In 1956, the twin-spoor Sani Pass was accessible only by donkey, Land Rover or Willys Jeep. But that didn’t stop four intrepid adventurers from tackling the dangerous pass – in winter, with snow lining the track – in a 1,2-litre, rear-wheel-drive Volkswagen Beetle, generally referred to as “The Bug”.
The late Leicester Symons was born on 1 April 1922. On April Fool’s day. Yet this charismatic motoring journalist’s life was anything but a joke. Sy, as he was generally known, flew a Spitfire fighter in the Second World War. He raced cars. He was a founding member of the Pretoria Motor Club and of the South African Guild of Motoring Journalists. He was a real get-it-done type of guy.
The Sani Pass thing started in 1956, while Sy was motoring correspondent for the now defunct Rand Daily Mail newspaper. He saw an article in a rival paper about a mountain road called Sani Pass. It was accompanied by a photograph of a twin-spoor track, suited only to pack mules, Land Rovers and Jeeps. Details on the exact location of the pass were sketchy, and more information proved difficult to find.
Being a determined journalist, Sy set to work. After several weeks of phone calls, interviews and calling in old favours, he got the loot: the pass was situated on the Basutoland (now Lesotho) border, and he had obtained an address of a local transport operator who ran a supply service between Himeville and Mokhotlong, on the escarpment. He wrote several letters to the operator, but was reluctant to give away too many details of why he was so interested in the pass.
Several months after reading the original article, Sy arrived at the foothills of the Sani. It was all – and more – than he had expected. The operator agreed to take the rather secretive journalist up the pass to Mokhotlong, in a Land Rover.
It was on this climb that Sy divulged his plan, as well as his misgivings about what he had in mind. His idea was to drive a two-wheel-drive Beetle to the top – a feat never even contemplated before. But, after seeing the actual track, the sheer dropoffs and the rocks, he had serious reservations. His host just shook his head when he heard the real reason behind the journalist’s visit.
Back in Johannesburg, Sy called on three friends, one of whom was future rallying legend Ewold von Bergen. Together the four men would attempt to drive the Volkswagen up the pass. “The trip would obviously take its toll on the Beetle, so I arranged for some extra spares. Total supplied oil and fuel, and the promise of 100 pounds (equivalent to R200 at the time) if we made it to Mokhotlong,” Sy told an interviewer shortly before his death in 2006.
In 1956, the 100 pound prize was quite a reward. In those days a new Beetle cost in the region of 500 pounds. So, in the cold winter months of 1956, Sy and his small band of adventurers tackled the pass, with a Land Rover as back-up vehicle. In the snow, thin air and between all the rocks, the men mostly carried the powerless VW up the pass. “It was immediately evident that the high altitude was taking a heavy toll on the flat-four engine’s 25 kW of power, so it really struggled from the moment we started the ascent. To make matters worse, the track was full of rocks, and with the Beetle having virtually no ground clearance, the going was extremely slow,” said Sy.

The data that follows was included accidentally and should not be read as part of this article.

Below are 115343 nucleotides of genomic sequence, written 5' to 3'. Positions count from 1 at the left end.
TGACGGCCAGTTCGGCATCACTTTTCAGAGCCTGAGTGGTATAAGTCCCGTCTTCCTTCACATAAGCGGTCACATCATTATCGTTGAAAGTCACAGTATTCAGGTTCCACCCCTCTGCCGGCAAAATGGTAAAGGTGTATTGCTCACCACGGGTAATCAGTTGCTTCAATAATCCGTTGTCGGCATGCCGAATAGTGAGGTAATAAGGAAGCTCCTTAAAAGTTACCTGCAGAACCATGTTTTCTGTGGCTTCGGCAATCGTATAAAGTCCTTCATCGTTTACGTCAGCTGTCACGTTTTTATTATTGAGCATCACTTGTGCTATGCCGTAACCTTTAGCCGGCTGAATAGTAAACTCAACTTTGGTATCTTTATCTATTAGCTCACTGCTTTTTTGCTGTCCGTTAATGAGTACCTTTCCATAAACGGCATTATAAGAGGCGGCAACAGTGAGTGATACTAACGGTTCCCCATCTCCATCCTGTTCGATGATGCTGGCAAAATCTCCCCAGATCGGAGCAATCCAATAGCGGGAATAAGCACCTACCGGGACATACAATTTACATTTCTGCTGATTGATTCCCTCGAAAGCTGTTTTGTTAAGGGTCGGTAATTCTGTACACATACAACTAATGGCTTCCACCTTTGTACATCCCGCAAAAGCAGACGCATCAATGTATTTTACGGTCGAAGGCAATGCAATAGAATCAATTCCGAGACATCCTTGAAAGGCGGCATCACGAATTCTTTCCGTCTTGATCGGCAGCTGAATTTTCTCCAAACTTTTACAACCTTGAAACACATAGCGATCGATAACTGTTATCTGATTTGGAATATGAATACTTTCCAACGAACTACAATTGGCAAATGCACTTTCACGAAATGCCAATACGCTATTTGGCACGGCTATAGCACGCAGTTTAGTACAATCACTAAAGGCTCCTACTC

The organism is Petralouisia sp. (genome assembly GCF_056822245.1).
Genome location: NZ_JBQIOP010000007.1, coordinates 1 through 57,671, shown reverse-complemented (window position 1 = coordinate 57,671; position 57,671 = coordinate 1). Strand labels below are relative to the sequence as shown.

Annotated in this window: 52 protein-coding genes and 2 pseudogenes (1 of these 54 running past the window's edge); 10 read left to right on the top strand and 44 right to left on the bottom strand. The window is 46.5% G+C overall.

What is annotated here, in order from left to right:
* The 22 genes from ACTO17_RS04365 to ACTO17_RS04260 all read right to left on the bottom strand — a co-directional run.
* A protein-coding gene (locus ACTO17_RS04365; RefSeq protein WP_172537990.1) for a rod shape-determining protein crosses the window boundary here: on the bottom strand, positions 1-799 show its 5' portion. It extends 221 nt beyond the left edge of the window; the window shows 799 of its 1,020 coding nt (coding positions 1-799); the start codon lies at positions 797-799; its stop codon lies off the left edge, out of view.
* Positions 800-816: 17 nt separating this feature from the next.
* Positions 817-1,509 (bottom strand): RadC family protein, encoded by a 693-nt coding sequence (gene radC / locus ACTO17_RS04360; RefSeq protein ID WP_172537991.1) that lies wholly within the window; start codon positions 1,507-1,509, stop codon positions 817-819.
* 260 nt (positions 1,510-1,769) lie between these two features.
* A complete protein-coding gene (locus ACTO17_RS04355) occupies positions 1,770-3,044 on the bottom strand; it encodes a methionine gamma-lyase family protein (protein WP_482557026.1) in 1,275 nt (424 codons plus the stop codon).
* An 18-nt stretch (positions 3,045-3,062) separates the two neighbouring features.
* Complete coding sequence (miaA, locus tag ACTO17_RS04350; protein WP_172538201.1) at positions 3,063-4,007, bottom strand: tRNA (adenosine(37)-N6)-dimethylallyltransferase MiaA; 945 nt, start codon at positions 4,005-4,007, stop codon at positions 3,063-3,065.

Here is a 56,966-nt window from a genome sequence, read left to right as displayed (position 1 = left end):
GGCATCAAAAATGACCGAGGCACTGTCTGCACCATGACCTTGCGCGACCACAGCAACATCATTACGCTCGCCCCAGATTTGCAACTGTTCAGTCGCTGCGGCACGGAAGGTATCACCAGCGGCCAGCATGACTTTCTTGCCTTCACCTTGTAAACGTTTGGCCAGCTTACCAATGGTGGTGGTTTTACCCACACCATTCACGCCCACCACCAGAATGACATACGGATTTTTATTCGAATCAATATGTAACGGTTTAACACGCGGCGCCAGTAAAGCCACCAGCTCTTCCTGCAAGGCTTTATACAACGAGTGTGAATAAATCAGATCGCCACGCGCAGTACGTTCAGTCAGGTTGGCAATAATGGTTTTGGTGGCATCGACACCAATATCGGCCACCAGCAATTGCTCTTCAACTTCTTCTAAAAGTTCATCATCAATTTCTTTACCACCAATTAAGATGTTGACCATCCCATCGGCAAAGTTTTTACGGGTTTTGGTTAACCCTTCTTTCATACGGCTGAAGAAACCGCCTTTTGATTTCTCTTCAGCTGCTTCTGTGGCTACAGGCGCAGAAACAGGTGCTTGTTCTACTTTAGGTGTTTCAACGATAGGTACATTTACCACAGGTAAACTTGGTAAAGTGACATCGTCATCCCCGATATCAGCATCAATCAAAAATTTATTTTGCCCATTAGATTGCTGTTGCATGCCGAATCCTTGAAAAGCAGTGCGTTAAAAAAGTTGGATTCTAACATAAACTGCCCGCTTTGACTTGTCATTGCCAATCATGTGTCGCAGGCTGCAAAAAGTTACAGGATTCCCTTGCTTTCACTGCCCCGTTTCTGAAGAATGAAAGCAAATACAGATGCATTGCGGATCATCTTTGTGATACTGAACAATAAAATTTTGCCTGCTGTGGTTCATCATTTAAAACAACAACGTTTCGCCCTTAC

But the crew was obviously prepared for this, following Sy’s earlier recce of the area. They had fitted the Beetle with a roofrack, on which wooden planks and a spare wheel were carried. To protect the vulnerable rear-mounted engine, the team had also fitted extra skid plates.
The planks were used to build temporary “bridges” over dips in the track. For the bigger obstacles the foursome, with some help from their support crew, literally picked up the car and carried it to more Beetle-friendly ground. “I tell you, we did more pushing and carrying than driving,” laughs Von Bergen today. “It was a hell of a thing, and I don’t think any of us knew what we had let ourselves in for, including Sy.”
But finally they made it to Mokhotlong, where the VW Beetle and its exhausted crew caused quite a stir among the local community. It was the first passenger car they had ever had in town, and the mayor duly invited the weary travellers to his residence for dinner. But the next morning another adventure beckoned: Going down the pass. And this leg of the journey proved to be even more challenging. Von Bergen volunteered to do the “driving”.
“It was more a case of sliding down the pass,” he recalls. “On the slippery, snow-covered track, the Beetle’s brakes were virtually useless. So we held kajuitraad (a meeting) and decided to
remove the driver’s door. We then attached a rope around my waist. If the Beetle did go over the edge, the plan was that the other guys would hold onto me, while the VW went its own way!
“I really thought my last day had come, and looking back now I don’t think our rope system would have been very effective,” chuckles Von Bergen.“I was mostly just a passenger on that downhill trip. It was scary!” Luckily for SA motorsport, Von Bergen and the Beetle made it down the pass in one piece.
Sy Symons collected his 100 pounds from Total. Von Bergen went on to win two South African rally championships, and also competed in the Monte Carlo Rally in Monaco. And a VW Beetle became the first two-wheel-drive vehicle to conquer Sani Pass.
1956 VW Beetle 1.2
Engine: 1192cc, flat-four
Power: 25 kW @ 3 700 r/min
Top speed: 109 km/h
Driving aids: MPC (manpower control)
Safety systems: ARSS (advanced
rope restraining system)
First published in Leisure Wheels, August 2011